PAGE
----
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Q&A

Preventing "heat rash" around ankles and shins?

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I'm currently hitchhiking in South East Asia where it's of course always hot. I'm getting a rash around my ankles that I've had in the past but never looked into.

Rash on my lower leg
(The same rash, but on a different trip, in Korea, about 5 years later.

In Australia I guess we would call something like this "heat rash", though I was never prone to such things when I was younger so I'm not that familiar with what such rashes look like. Doing some Googling it seems to be known as "golfer's vasculitis".

It doesn't hurt or itch or sting. I know it's not caused by poison ivy or allergies. It just looks ugly plus I wonder if it could be doing harm that I don't know about.

I thought it might be to do with type of socks or socks being too tight. But those are just guesses. Is there something that can be done to prevent getting this rash?

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4 answers

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This sounds like exercise induced Vasculitis. This is tiny blood vessels which break due to heat & restriction due to socks & friction. Also known as a golfers rash. It tends to happen more in people over 50. It has nothing to do with being overweight either as someone commented on the web. Mine was as a result of hiking a minimum of 25km per day in heat on a walking holiday. Creams do not help. Antihistamine tablets could help but also removing socks and shoes when resting and elevating your feet. I saw a consultant for this diagnosis. In my case I've been left with some scaring but other people on my walk recovered completely when they returned home. It is not well documented as a condition so I hope this helps.

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I was told to keep dry, take as cool of showers as you can stand and use dial non scented soap. Also bring a change of socks. In the military I changed socks about 3 times a day.

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Heat rashes are caused by excessive heat trapped under the skin.

  • As you specifically referred to ankles and shins, I'd suggest you considering using shorts instead of full pants, only if those tiny red rash-bums have not burst. If those are already burst then you should be going to a doctor in order to avoid any infection.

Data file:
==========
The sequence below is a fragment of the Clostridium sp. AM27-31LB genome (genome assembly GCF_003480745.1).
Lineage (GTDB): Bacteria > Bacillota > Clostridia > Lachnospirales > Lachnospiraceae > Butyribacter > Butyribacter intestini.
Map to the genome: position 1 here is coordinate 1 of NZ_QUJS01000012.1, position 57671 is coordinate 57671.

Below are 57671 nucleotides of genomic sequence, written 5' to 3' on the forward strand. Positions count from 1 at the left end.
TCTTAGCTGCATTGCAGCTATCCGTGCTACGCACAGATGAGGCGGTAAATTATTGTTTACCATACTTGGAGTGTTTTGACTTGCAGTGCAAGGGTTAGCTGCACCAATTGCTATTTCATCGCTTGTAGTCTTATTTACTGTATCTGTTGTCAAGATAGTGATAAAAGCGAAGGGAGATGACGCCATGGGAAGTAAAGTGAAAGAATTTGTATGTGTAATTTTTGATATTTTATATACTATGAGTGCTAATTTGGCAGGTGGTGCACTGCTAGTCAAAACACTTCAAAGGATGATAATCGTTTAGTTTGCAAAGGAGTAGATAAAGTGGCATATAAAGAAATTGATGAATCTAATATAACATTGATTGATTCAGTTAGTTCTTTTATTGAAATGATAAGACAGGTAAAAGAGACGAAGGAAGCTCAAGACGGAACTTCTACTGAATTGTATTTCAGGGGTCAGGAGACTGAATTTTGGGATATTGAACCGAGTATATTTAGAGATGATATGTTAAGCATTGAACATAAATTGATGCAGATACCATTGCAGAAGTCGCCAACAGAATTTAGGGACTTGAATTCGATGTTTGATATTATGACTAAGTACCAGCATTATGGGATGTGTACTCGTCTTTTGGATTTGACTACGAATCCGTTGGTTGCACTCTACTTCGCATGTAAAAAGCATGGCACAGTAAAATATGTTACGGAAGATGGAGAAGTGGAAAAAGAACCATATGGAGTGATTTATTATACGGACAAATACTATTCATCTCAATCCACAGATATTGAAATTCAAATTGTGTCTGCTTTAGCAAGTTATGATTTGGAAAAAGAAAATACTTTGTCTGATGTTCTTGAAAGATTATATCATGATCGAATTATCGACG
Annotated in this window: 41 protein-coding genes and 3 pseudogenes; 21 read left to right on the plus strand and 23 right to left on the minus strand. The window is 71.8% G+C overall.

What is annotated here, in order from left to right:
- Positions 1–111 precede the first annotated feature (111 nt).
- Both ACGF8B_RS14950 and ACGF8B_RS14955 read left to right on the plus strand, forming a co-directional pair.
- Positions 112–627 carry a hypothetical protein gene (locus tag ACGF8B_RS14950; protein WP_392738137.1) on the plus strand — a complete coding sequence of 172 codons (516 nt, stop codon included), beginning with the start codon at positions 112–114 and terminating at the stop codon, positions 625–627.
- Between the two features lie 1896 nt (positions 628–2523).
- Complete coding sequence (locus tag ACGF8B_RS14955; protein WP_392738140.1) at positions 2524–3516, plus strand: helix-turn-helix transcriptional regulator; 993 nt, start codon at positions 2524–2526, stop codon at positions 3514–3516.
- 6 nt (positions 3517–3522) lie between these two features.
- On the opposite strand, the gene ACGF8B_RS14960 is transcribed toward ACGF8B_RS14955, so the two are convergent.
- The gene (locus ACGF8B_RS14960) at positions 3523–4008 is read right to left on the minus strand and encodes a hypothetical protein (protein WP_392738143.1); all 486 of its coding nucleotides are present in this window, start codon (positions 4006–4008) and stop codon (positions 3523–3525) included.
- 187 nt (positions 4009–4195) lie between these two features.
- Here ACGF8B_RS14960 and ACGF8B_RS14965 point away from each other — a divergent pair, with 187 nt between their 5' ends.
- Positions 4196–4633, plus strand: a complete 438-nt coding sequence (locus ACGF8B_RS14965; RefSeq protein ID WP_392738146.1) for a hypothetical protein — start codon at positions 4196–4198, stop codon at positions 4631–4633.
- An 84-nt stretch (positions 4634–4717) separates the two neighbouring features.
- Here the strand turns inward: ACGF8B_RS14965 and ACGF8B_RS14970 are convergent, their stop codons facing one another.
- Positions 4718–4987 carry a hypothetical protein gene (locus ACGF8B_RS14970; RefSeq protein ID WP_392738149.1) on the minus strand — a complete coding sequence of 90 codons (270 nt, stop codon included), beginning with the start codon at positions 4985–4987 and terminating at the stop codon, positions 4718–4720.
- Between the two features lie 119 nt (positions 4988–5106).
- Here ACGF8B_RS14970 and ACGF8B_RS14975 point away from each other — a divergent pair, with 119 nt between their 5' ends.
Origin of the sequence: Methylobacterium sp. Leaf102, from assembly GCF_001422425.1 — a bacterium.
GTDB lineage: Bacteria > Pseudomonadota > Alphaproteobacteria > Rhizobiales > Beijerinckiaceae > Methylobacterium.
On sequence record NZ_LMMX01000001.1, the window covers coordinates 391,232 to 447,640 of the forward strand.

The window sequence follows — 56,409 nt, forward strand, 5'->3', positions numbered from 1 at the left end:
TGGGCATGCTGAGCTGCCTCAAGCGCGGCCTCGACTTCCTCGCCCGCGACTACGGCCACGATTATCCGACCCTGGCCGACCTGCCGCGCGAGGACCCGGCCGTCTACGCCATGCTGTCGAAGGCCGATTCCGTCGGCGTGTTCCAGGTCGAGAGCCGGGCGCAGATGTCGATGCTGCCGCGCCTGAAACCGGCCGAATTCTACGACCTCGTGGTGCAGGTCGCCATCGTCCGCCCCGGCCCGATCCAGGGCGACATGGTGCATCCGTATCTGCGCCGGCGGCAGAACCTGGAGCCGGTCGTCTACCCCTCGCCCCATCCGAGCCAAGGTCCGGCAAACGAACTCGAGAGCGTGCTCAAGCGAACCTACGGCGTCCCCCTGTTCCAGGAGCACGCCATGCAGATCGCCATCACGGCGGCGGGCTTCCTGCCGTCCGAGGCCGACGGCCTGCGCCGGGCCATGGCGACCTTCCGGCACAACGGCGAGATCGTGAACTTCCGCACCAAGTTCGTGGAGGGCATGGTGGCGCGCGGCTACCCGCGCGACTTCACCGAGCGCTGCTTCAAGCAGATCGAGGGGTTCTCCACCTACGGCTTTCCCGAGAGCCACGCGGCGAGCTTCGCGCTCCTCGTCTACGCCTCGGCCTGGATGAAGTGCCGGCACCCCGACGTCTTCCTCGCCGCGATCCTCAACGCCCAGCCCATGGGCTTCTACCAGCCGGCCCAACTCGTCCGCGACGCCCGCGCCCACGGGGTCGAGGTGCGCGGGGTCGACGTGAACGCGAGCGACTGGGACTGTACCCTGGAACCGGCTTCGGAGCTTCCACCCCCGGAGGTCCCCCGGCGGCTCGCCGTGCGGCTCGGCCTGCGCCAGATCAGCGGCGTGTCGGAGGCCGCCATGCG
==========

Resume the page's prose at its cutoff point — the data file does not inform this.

• Try to avoid clothing with synthetic fiber material as they are less breathable. Cotton should be an obvious choice. Wear something which is a light-weight, loose-fitting attire. Socks would be an exception to that.
  • Before the rash actually appear, you may have felt some sort of itchy feeling. That is a sign of possible heat rash development. In such a case, dry that part of skin thoroughly. Consider applying Calamine lotion or hydrocortisone cream to get rid of itchy feeling.
  • If it the weather is hot and humid than what you are habitual with, apply a paste of baking powder (Mix baking powder with a little bit of water). (If you have hypersensitive skin, then please consider taking a professional medical advice first before trying this.)
  • Consider taking a shower when you get a chance. A Detox bath shall be even better. Apply talcum powder or cornstarch.
  • Applying Lavender/coconut oil to the skin is one of the ways to prevent the Heat rashes and chafing.
  • Drink adequate water, Stay hydrated. Staying well hydrated will help prevent them by allowing you to perspire freely. The moment you stop perspiring, your sweat will form salt crystals on your body, closing the sweat glands and heat will trap beneath the skin causing a rash.
  • Not sure if its applicable to your situation, but if possible avoid getting out in the sun.
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This sounds to me what we would call in the UK prickly heat.

What causes prickly heat?

Prickly heat usually develops when a person sweats more than usual, such as during hot or humid weather. However, it is also possible to get prickly heat in the winter. The condition is caused when the body's sweat glands become blocked. Excessive sweating can result in sweat becoming trapped beneath your skin. The trapped sweat causes skin irritation and the characteristic heat rash. The symptoms of prickly heat are usually worse in areas that are covered by clothing. This is because clothing can make you sweat and sometimes causes friction (rubbing).

In your case I'd say the cause is likely sweat not being able to evaporate off your skin, thus blocking the pores.

Couple of hints I'd suggest:

  • Ensure your socks, shoes, etc. are as breathable as possible, give the sweat a chance to evaporate. If you're in a humid climate this might be easier said than done though.
  • Try to keep the irritated area dry and clean. Again easier said than done but try and take care of the skin. When you stop, wash and dry the area carefully.
  • Try and keep the area cool. Thin cooling socks and shoes where possible, don't use water unless you intend to dry the water off.
  • Hydrocortisone cream should help with any reactions. Try and use sparingly because of side effects (thinning of skin, etc.)
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